The release date of Samsung’s next flagship device, Galaxy Note 8, is around the corner and the world of tech can not stop talking about it or even the tenth-anniversary edition iPhone 8. One of the main talking points seem to be the in-display fingerprint sensor, but that might not be happening this year.
Samsung launched its flagship, the Galaxy S8 and S8+, earlier this year and people weren’t impressed by the placement of its fingerprint sensor besides the primary camera on the rear panel.
According to a report from KGI Securities — corroborating with earlier rumours — the Samsung Galaxy Note 8 will sport the fingerprint sensor at the same spot on the back.
This report has also quashed rumours about the Galaxy Note 8 coming with the fingerprint sensor embedded inside the display.
The report also claims that the South Korean electronics company will keep the fingerprint sensor on the Galaxy S9 too, and might finally integrate it in the Galaxy Note 9 which will be released in Q3 next year.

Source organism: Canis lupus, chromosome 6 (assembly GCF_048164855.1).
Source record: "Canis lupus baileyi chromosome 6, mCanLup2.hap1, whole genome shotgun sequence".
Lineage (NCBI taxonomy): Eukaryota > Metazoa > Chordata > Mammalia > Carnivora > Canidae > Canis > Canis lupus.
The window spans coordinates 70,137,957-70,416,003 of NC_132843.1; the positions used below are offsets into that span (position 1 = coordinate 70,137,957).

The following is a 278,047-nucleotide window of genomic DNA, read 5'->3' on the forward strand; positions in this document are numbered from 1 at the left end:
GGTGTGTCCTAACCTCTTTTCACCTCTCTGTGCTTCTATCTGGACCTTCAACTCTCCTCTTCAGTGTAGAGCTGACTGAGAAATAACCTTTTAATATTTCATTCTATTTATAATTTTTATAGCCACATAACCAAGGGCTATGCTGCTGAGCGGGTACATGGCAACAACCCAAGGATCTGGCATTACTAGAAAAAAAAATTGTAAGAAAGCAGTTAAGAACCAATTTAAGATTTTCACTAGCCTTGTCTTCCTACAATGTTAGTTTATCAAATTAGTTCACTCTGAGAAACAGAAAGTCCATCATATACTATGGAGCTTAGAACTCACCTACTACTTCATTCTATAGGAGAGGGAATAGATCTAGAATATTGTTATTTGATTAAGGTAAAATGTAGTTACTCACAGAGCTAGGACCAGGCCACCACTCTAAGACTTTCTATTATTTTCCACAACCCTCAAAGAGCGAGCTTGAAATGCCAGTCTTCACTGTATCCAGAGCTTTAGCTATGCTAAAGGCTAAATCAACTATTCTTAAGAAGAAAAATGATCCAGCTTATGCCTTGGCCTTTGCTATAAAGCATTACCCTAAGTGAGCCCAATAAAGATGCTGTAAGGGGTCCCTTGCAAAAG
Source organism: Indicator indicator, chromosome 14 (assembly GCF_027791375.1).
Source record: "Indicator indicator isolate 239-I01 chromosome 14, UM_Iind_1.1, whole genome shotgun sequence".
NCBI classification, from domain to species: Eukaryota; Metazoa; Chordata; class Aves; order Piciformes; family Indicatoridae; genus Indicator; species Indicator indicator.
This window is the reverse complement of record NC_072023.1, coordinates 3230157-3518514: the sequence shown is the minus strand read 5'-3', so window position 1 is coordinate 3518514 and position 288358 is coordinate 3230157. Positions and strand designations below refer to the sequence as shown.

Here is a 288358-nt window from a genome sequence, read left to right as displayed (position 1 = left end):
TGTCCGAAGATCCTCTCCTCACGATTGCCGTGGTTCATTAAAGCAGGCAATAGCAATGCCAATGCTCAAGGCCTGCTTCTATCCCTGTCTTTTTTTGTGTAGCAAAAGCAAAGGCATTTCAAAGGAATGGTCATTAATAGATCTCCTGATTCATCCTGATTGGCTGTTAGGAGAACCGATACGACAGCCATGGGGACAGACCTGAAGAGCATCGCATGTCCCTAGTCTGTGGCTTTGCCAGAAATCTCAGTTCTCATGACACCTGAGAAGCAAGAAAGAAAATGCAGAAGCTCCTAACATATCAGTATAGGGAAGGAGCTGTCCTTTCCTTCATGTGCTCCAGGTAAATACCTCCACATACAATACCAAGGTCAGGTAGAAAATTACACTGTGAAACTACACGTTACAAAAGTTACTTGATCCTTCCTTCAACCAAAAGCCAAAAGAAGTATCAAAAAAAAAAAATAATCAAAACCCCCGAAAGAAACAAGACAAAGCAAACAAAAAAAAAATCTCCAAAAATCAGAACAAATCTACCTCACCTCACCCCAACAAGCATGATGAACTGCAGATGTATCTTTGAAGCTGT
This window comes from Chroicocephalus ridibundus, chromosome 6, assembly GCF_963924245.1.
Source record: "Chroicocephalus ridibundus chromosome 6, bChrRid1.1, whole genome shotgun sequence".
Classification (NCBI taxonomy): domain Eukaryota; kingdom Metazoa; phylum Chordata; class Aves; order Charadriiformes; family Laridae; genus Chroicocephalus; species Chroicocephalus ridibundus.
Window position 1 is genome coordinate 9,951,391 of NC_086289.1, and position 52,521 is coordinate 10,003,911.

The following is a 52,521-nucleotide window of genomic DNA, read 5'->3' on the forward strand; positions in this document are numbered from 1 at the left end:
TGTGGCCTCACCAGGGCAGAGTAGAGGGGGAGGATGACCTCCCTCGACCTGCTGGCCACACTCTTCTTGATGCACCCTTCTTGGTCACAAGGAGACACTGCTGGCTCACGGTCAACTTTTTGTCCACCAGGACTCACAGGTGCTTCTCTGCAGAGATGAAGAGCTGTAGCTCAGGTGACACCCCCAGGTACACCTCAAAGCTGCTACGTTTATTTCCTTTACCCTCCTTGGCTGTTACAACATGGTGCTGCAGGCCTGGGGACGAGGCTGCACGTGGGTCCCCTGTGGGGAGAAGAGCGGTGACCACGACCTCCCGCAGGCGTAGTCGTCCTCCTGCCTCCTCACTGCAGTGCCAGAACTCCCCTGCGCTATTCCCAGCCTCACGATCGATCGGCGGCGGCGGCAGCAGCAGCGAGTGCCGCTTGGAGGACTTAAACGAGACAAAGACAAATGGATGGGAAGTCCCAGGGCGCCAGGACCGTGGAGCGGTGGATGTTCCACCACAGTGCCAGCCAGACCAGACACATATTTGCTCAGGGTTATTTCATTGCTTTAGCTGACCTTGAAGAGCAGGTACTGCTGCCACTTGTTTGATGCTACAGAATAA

Samsung isn’t the only one facing the issue of placing the fingerprint sensor below the screen, even Apple seems to be finding it hard to do so.
The in-display fingerprint sensor isn’t the only feature that won’t be seen on the iPhone 8, but according to KGI Securities’ analyst Ming-Chu Kuo, the company will also do away with the Touch ID on their upcoming iPhone.
The report claims that Apple will be focussing on ‘Face ID’ as means to unlock the next-gen iPhone and will most certainly try to do a better job — more so since Touch ID is speculated to be removed.
Earlier this year, Qualcomm had suggested that it had improved on its in-display fingerprint sensing technology that will be able to scan fingerprint through a display, glass or metal surface and will also be accessible during underwater operations.
The tech for embedding fingerprint reader inside the display is still in its infancy and smartphone manufacturers — especially of Apple and Samsung’s standing — won’t be looking forward to serving their premier clients with half-baked devices.